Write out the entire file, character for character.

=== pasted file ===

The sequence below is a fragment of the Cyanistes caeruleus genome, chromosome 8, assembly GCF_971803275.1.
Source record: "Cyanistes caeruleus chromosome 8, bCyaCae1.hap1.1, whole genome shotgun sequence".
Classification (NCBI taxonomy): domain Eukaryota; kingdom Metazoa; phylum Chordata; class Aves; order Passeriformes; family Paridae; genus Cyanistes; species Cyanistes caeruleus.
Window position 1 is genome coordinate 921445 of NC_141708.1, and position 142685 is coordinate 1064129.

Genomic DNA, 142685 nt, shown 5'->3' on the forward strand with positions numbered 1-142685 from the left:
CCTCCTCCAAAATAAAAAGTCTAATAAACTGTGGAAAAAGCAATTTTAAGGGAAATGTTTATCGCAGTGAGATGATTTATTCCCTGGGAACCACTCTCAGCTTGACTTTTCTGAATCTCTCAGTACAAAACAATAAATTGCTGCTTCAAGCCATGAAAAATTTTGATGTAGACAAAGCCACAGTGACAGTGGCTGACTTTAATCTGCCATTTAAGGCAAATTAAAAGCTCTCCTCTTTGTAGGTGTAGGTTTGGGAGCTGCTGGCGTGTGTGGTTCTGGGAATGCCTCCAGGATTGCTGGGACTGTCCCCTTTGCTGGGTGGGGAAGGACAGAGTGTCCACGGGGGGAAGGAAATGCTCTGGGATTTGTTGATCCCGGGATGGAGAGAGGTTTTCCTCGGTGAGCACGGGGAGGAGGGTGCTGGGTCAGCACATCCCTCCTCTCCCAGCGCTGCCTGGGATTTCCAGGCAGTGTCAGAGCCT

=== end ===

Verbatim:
The sequence below is a fragment of the Cyanistes caeruleus genome, chromosome 8, assembly GCF_971803275.1.
Source record: "Cyanistes caeruleus chromosome 8, bCyaCae1.hap1.1, whole genome shotgun sequence".
Classification (NCBI taxonomy): domain Eukaryota; kingdom Metazoa; phylum Chordata; class Aves; order Passeriformes; family Paridae; genus Cyanistes; species Cyanistes caeruleus.
Window position 1 is genome coordinate 921445 of NC_141708.1, and position 142685 is coordinate 1064129.

Genomic DNA, 142685 nt, shown 5'->3' on the forward strand with positions numbered 1-142685 from the left:
CCTCCTCCAAAATAAAAAGTCTAATAAACTGTGGAAAAAGCAATTTTAAGGGAAATGTTTATCGCAGTGAGATGATTTATTCCCTGGGAACCACTCTCAGCTTGACTTTTCTGAATCTCTCAGTACAAAACAATAAATTGCTGCTTCAAGCCATGAAAAATTTTGATGTAGACAAAGCCACAGTGACAGTGGCTGACTTTAATCTGCCATTTAAGGCAAATTAAAAGCTCTCCTCTTTGTAGGTGTAGGTTTGGGAGCTGCTGGCGTGTGTGGTTCTGGGAATGCCTCCAGGATTGCTGGGACTGTCCCCTTTGCTGGGTGGGGAAGGACAGAGTGTCCACGGGGGGAAGGAAATGCTCTGGGATTTGTTGATCCCGGGATGGAGAGAGGTTTTCCTCGGTGAGCACGGGGAGGAGGGTGCTGGGTCAGCACATCCCTCCTCTCCCAGCGCTGCCTGGGATTTCCAGGCAGTGTCAGAGCCT